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Pi or p is a mathematical constant whose value is
the ratio of any circle's circumference to its diameter in Euclidean
space; this is the same value as the ratio of a circle's area to the
square of its radius. It is approximately equal to 3.14159 in the
usual decimal notation (see the table for its representation in some
other bases). p is one of the most important mathematical and
physical constants: many formulae from mathematics, science, and
engineering involve p.
p is an irrational number, which means that its
value cannot be expressed exactly as a fraction m/n, where m and n
are integers. Consequently, its decimal representation never ends or
repeats. It is also a transcendental number, which means that no
finite sequence of algebraic operations on integers (powers, roots,
sums, etc.) can be equal to its value; proving this was a late
achievement in mathematical history and a significant result of 19th
century German mathematics. Throughout the history of mathematics,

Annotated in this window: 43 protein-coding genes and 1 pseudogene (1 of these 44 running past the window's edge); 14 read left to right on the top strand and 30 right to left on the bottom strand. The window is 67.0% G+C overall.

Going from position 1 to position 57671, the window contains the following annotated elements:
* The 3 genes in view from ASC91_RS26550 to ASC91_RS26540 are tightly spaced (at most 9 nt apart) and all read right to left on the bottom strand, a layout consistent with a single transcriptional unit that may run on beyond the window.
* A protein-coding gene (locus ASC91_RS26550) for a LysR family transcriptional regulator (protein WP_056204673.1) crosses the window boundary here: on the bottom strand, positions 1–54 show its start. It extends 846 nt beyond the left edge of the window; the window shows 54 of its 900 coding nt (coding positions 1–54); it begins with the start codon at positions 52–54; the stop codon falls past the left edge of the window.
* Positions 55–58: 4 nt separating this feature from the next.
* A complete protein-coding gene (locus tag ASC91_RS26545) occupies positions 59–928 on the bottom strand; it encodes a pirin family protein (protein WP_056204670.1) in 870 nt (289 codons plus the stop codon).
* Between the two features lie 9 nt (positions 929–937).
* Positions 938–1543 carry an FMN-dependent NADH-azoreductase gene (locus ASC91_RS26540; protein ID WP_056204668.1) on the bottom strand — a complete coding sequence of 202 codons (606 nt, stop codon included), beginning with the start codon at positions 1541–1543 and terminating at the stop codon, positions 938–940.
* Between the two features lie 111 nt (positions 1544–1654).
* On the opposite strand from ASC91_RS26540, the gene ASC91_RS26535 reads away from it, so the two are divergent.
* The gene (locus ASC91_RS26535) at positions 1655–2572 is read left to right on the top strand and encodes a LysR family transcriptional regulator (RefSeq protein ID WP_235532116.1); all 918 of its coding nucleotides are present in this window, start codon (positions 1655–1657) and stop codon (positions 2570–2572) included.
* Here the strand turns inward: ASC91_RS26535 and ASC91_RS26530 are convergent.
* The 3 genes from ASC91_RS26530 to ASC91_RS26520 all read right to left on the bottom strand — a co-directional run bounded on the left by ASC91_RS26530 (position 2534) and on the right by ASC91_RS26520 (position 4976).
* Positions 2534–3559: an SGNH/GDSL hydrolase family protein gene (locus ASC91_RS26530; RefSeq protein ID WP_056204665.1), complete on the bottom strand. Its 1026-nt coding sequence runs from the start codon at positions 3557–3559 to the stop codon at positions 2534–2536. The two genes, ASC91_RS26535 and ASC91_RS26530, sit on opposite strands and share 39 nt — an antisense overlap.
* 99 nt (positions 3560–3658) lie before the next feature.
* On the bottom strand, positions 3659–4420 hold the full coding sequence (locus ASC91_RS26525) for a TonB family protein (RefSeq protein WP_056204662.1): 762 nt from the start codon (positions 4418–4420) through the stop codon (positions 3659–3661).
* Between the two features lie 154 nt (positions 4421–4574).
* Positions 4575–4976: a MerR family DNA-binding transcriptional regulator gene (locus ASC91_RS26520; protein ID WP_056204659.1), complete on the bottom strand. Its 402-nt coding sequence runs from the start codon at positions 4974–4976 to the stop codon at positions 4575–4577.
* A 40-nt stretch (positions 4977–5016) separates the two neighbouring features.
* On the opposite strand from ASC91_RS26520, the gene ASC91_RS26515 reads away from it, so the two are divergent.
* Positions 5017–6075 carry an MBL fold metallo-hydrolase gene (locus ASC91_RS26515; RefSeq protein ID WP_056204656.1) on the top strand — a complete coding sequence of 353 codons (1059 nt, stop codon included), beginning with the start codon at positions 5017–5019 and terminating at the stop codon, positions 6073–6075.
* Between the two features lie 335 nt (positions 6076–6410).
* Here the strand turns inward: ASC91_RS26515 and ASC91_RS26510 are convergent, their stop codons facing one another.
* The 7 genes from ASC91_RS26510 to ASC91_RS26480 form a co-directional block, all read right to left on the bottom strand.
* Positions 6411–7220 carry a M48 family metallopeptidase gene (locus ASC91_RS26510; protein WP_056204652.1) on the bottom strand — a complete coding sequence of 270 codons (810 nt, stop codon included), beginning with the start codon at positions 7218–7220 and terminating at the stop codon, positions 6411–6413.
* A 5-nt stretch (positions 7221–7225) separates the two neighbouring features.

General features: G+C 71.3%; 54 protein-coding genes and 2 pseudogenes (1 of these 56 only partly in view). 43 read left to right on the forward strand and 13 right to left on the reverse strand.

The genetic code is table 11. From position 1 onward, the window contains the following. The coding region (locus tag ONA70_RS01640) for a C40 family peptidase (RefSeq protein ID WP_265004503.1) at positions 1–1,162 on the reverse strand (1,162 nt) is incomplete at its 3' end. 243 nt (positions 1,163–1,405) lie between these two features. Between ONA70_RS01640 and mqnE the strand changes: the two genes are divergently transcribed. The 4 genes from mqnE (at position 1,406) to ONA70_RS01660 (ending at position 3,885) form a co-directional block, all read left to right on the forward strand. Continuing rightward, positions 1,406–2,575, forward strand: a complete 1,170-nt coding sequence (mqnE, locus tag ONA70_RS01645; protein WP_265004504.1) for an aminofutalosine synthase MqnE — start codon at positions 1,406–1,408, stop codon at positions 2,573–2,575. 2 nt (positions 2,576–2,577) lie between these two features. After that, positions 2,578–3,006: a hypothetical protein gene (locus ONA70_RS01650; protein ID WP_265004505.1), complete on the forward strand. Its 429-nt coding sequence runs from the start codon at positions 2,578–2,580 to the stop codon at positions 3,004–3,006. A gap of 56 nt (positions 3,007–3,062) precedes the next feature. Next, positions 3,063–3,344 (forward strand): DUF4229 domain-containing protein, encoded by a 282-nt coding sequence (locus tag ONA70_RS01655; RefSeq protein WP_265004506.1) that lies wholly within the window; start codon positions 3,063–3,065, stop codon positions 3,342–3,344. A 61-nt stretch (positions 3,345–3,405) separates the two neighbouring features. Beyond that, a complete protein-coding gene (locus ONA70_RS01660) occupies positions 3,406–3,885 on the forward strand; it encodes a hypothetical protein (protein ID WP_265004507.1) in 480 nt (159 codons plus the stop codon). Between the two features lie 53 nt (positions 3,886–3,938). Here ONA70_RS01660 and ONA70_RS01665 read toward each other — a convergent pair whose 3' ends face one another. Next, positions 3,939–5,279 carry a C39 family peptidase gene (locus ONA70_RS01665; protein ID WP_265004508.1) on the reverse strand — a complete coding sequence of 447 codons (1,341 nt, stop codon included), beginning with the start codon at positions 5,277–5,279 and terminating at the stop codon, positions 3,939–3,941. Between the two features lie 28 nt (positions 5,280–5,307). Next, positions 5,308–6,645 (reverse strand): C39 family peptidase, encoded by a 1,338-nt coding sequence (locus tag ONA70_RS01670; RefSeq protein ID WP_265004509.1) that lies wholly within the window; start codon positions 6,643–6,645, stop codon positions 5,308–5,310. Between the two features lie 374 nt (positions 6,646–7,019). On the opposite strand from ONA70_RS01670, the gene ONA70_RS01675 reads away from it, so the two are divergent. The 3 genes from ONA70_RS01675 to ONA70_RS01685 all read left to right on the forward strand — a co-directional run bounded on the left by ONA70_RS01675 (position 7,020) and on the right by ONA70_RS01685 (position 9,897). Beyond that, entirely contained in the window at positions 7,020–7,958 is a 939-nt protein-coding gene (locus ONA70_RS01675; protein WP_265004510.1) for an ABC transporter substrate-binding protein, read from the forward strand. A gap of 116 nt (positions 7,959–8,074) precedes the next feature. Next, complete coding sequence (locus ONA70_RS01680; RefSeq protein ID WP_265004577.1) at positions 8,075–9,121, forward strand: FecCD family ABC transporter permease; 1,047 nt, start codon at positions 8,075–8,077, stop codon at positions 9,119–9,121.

there has been much effort to determine p more accurately and to
understand its nature; fascination with the number has even carried
over into non-mathematical culture.
The Greek letter p, often spelled out pi in
text, was adopted for the number from the Greek word for
perimeter, first by William Jones in 1707, and popularized by
Leonhard Euler in 1737. The constant is occasionally also
referred to as the circular constant, Archimedes' constant (not to
be confused with an Archimedes number), or Ludolph's number (from a
German mathematician whose efforts to calculate more of its digits
became famous). |